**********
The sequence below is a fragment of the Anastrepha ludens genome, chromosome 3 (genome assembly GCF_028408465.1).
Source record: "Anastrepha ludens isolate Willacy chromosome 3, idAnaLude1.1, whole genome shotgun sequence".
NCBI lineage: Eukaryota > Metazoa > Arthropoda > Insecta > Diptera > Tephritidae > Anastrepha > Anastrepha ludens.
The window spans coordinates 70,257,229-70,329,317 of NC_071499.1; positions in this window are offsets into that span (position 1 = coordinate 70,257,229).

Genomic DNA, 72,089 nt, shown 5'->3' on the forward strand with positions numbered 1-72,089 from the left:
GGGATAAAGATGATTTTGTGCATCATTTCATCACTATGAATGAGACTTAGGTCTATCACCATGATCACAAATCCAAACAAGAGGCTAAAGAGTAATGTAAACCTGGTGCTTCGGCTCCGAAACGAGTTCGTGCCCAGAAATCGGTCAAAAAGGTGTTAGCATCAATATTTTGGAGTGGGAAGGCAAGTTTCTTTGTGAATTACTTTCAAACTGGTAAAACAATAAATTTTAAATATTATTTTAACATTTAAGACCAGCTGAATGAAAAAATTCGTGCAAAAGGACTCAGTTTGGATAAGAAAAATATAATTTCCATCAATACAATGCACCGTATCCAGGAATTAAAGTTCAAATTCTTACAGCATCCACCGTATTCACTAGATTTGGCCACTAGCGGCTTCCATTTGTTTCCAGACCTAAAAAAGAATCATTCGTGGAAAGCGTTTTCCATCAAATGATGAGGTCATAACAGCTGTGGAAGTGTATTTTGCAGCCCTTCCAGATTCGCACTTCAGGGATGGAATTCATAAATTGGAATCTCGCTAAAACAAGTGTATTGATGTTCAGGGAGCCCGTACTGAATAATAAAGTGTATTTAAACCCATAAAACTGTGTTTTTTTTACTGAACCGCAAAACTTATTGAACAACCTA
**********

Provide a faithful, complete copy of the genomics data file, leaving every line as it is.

The sequence below is a fragment of the Anastrepha ludens genome, chromosome 3 (genome assembly GCF_028408465.1).
Source record: "Anastrepha ludens isolate Willacy chromosome 3, idAnaLude1.1, whole genome shotgun sequence".
NCBI lineage: Eukaryota > Metazoa > Arthropoda > Insecta > Diptera > Tephritidae > Anastrepha > Anastrepha ludens.
The window spans coordinates 70,257,229-70,329,317 of NC_071499.1; positions in this window are offsets into that span (position 1 = coordinate 70,257,229).

Genomic DNA, 72,089 nt, shown 5'->3' on the forward strand with positions numbered 1-72,089 from the left:
GGGATAAAGATGATTTTGTGCATCATTTCATCACTATGAATGAGACTTAGGTCTATCACCATGATCACAAATCCAAACAAGAGGCTAAAGAGTAATGTAAACCTGGTGCTTCGGCTCCGAAACGAGTTCGTGCCCAGAAATCGGTCAAAAAGGTGTTAGCATCAATATTTTGGAGTGGGAAGGCAAGTTTCTTTGTGAATTACTTTCAAACTGGTAAAACAATAAATTTTAAATATTATTTTAACATTTAAGACCAGCTGAATGAAAAAATTCGTGCAAAAGGACTCAGTTTGGATAAGAAAAATATAATTTCCATCAATACAATGCACCGTATCCAGGAATTAAAGTTCAAATTCTTACAGCATCCACCGTATTCACTAGATTTGGCCACTAGCGGCTTCCATTTGTTTCCAGACCTAAAAAAGAATCATTCGTGGAAAGCGTTTTCCATCAAATGATGAGGTCATAACAGCTGTGGAAGTGTATTTTGCAGCCCTTCCAGATTCGCACTTCAGGGATGGAATTCATAAATTGGAATCTCGCTAAAACAAGTGTATTGATGTTCAGGGAGCCCGTACTGAATAATAAAGTGTATTTAAACCCATAAAACTGTGTTTTTTTTACTGAACCGCAAAACTTATTGAACAACCTA